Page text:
“For Mitch to jump from Low-A to High-A and then go compete in a playoff environment, his first handful of innings the other night, he absolutely dominated,” Huntington said. “Velocity was in the mid-to-upper 90s. He hammered the changeup. Then, he got touched up a little bit. But a great experience for him to control his adrenaline and control his emotions, especially when you’re talking about putting a young man into a club that the hasn’t really been a part of the whole year. Now he’s got to go out and be the guy. It’s a great experience for him.”

At this rate, I’m only expecting to see Keller in Bradenton for a short time next year. There are still things to work on. For example, while he’s switching to his off-speed stuff earlier to throw opposing hitters off the fastball, he’s sometimes not doing it quickly enough, and getting away with it because his stuff is so good for lower level hitters. He also needs to improve the changeup, and have more consistent control of the curveball. That will be easier in a lower level where he can dominate easily with the fastball. In short, I’m already planning on making my 2017 trip to Altoona in June, fully expecting to see Keller there when I go.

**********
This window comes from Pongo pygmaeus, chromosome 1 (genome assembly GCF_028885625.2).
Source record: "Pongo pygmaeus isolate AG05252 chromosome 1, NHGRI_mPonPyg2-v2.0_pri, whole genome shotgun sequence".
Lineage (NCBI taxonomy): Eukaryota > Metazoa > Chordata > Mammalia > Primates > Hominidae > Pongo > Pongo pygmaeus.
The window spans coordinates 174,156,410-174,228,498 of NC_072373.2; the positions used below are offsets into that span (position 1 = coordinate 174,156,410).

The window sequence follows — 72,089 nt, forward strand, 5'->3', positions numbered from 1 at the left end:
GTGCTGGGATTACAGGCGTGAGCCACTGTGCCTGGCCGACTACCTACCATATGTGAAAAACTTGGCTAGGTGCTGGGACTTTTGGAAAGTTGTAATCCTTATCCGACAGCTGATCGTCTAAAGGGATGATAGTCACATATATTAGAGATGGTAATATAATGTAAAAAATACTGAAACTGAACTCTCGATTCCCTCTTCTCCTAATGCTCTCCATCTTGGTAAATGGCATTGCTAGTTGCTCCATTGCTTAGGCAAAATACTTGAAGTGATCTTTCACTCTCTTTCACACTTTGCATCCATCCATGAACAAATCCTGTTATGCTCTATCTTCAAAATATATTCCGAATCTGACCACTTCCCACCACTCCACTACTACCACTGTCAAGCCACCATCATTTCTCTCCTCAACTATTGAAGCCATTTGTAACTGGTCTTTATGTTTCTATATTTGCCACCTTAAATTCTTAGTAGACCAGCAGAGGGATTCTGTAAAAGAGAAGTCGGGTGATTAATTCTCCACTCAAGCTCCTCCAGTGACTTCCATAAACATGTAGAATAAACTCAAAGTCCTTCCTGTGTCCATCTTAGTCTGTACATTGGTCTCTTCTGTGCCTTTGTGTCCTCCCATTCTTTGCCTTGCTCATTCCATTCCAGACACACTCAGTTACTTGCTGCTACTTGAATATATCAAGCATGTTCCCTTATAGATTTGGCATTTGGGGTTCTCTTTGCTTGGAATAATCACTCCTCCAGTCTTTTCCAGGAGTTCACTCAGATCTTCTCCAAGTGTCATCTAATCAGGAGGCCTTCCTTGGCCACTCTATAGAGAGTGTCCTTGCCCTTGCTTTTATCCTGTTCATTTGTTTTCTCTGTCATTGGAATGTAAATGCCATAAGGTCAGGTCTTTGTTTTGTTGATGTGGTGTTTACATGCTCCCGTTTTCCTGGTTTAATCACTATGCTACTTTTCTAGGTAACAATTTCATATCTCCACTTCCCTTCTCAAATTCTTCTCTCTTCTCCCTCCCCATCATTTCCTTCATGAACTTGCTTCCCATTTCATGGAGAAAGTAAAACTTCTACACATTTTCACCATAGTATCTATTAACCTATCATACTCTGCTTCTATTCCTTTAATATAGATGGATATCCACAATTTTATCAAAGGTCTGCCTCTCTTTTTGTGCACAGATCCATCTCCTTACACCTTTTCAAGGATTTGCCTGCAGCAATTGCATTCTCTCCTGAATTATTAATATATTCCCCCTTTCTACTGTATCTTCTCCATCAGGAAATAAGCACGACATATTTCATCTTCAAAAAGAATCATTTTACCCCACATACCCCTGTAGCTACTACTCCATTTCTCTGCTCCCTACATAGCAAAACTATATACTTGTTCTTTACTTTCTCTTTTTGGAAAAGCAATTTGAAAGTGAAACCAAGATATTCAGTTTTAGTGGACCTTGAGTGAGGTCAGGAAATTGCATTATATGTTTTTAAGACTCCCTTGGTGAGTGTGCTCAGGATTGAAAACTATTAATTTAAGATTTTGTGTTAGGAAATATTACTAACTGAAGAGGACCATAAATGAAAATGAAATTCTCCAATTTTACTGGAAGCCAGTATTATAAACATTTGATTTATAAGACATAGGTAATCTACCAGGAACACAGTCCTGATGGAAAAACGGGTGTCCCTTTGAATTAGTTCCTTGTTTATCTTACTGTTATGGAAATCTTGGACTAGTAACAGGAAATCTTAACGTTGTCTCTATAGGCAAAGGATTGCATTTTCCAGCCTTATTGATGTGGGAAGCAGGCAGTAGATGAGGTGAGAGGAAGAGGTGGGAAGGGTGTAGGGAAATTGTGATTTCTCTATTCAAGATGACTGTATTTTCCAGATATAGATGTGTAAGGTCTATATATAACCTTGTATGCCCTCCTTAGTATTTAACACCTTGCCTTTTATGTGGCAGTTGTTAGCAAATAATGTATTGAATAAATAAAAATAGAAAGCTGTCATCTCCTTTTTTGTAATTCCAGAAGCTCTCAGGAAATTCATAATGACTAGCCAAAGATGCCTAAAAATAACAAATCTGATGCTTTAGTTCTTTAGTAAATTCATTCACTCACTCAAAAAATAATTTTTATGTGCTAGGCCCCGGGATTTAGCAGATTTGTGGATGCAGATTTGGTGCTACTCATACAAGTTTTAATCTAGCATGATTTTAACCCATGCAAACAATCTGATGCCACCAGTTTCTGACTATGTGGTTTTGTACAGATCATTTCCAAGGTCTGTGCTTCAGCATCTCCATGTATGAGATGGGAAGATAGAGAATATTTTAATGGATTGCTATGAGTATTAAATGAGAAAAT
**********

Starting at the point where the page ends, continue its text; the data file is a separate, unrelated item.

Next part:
But well before the 2017 season begins, we will be putting together the rankings in the 2017 Prospect Guide. That process will start with a very important question: Is Mitch Keller the top prospect in the system? It’s a question that would have sounded crazy before the year, and might still be aggressive now, when you consider that he’s going up against Tyler Glasnow, Josh Bell, and Austin Meadows. But with the way Keller has developed this year, the discussion is no longer a crazy idea, and is just a reflection of how good of a season this has been for the young right-hander.

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Tim Williams
Tim Williams
Tim is the owner, producer, editor, and lead writer of PiratesProspects.com. He has been running Pirates Prospects since 2009, becoming the first new media reporter and outlet covering the Pirates at the MLB level in 2011 and 2012. His work can also be found in Baseball America, where he has been a contributor since 2014 and the Pirates' correspondent since 2019.